The left-wing intelligentsia used to plot leadership challenges at The Gay Hussar. Now it's neither liberal nor elite
Exemption for 'second homes' faces abolition
Jane Merrick and Brian Brady report on the ways politicians have maximised their allowances for houses
What do you want from your friendly neighbourhood gastropub? Striking the right balance between pub and gastro is a tricky business, like getting the correct proportions of gin and Cointreau in a White Lady. You can't afford to dispense entirely with the pints-and-pork-scratchings, pubby stuff, or your inherited clientele will totter uncertainly off elsewhere. But if you start offering pub customers "confit leg of venison" in a "star anise jus" for £13.50, you've got to ensure the quality matches the pretension.
The family of a teenager murdered in a frenzied knife attack had complained to police about an obsessive stalker who threatened to kill her just weeks before she died, it emerged yesterday.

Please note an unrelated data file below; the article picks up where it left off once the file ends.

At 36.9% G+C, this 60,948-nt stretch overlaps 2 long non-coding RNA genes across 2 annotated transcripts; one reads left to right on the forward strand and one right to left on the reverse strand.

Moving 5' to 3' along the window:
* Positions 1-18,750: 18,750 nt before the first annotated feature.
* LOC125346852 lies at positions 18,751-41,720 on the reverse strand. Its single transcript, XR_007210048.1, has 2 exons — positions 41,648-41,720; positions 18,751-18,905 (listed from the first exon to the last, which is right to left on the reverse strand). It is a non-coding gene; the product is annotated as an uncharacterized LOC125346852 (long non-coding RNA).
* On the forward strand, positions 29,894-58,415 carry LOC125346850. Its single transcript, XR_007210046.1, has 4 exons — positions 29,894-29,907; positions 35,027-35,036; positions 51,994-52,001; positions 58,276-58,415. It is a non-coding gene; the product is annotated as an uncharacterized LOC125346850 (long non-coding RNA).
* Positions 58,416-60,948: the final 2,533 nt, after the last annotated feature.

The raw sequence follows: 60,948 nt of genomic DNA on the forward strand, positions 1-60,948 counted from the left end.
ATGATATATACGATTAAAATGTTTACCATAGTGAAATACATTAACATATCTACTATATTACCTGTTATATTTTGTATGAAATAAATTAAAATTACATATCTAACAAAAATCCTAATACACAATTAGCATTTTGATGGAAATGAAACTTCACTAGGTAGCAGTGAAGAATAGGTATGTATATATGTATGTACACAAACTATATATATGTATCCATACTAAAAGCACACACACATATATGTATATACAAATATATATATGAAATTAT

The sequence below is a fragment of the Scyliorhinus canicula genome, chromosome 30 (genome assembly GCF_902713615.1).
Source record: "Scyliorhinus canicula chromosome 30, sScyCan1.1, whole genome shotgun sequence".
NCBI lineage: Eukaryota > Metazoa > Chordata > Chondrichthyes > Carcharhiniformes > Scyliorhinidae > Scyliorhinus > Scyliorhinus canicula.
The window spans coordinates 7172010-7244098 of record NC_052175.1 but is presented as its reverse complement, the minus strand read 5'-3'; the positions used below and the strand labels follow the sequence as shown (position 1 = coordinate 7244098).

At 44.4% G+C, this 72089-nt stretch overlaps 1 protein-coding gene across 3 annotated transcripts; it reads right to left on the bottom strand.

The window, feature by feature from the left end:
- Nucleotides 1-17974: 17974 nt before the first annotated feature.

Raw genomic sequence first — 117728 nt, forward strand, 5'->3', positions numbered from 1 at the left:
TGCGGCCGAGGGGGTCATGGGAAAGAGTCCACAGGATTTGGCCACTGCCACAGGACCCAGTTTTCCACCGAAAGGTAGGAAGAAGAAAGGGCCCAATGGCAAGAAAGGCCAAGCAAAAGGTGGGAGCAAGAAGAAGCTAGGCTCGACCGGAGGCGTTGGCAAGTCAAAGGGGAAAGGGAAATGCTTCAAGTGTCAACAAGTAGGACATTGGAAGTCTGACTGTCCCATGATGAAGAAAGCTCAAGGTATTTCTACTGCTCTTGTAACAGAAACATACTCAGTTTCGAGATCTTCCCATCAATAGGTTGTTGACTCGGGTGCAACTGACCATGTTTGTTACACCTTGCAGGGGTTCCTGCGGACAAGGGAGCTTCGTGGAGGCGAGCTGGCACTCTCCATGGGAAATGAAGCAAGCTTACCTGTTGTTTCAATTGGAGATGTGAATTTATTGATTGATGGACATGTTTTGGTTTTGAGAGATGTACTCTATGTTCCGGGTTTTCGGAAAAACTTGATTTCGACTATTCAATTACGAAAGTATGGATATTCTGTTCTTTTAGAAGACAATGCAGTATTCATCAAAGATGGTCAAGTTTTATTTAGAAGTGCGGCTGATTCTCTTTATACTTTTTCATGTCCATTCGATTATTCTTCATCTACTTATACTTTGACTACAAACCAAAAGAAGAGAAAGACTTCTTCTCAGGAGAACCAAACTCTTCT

This month's edition of the men's magazine GQ carries a 22-page photoshoot by David Bailey, featuring the nation's leading political movers. The Foreign Secretary David Miliband – spotted at the weekend vainly trying to coax his three-year-old son back on to his bicycle – stares steely-eyed from the glossy pages, flecks of grey in his hair. The small print reveals that Miliband, the son of a Marxist theorist, wore a £495 Hackett suit, a £69 Hugo Boss tie – and a Marks & Spencer shirt. Truly a man of the people!
As part of its campaign to 'Get London Reading', Booktrust is paying homage to the capital's inspiring locations. By Arifa Akbar
Recognising a catwalk model is not always easy – and it becomes especially difficult when she's swathed in worker gear and wearing outsize gloves while engaged in a spot of tree-planting. At Lant Street, in Southwark, south-east London this sunny Saturday morning, the whole estate has turned out for a midwinter tree-planting session. In these surroundings, the sight of a skinny blonde girl helping a local estate kid could easily go unnoticed.